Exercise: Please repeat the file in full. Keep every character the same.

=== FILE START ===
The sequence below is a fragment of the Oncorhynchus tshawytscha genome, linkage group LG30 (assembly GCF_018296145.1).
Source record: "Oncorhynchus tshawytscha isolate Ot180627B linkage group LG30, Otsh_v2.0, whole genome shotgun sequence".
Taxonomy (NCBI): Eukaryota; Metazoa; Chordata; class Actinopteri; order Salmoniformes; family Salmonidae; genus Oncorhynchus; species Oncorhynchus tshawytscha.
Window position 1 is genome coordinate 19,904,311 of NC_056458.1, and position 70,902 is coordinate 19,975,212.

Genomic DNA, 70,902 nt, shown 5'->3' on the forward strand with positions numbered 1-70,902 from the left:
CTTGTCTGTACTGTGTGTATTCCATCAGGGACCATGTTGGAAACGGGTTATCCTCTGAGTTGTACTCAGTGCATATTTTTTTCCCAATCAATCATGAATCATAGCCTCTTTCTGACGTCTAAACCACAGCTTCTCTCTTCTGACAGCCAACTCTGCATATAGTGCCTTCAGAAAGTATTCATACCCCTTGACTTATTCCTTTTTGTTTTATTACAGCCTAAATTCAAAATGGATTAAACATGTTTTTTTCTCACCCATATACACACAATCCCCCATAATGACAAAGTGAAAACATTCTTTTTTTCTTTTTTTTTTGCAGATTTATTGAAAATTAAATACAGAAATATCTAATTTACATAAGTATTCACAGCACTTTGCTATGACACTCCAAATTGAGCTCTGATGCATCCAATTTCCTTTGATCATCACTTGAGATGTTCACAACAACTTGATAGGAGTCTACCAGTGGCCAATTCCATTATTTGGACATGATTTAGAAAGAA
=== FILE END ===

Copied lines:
The sequence below is a fragment of the Oncorhynchus tshawytscha genome, linkage group LG30 (assembly GCF_018296145.1).
Source record: "Oncorhynchus tshawytscha isolate Ot180627B linkage group LG30, Otsh_v2.0, whole genome shotgun sequence".
Taxonomy (NCBI): Eukaryota; Metazoa; Chordata; class Actinopteri; order Salmoniformes; family Salmonidae; genus Oncorhynchus; species Oncorhynchus tshawytscha.
Window position 1 is genome coordinate 19,904,311 of NC_056458.1, and position 70,902 is coordinate 19,975,212.

Genomic DNA, 70,902 nt, shown 5'->3' on the forward strand with positions numbered 1-70,902 from the left:
CTTGTCTGTACTGTGTGTATTCCATCAGGGACCATGTTGGAAACGGGTTATCCTCTGAGTTGTACTCAGTGCATATTTTTTTCCCAATCAATCATGAATCATAGCCTCTTTCTGACGTCTAAACCACAGCTTCTCTCTTCTGACAGCCAACTCTGCATATAGTGCCTTCAGAAAGTATTCATACCCCTTGACTTATTCCTTTTTGTTTTATTACAGCCTAAATTCAAAATGGATTAAACATGTTTTTTTCTCACCCATATACACACAATCCCCCATAATGACAAAGTGAAAACATTCTTTTTTTCTTTTTTTTTTGCAGATTTATTGAAAATTAAATACAGAAATATCTAATTTACATAAGTATTCACAGCACTTTGCTATGACACTCCAAATTGAGCTCTGATGCATCCAATTTCCTTTGATCATCACTTGAGATGTTCACAACAACTTGATAGGAGTCTACCAGTGGCCAATTCCATTATTTGGACATGATTTAGAAAGAA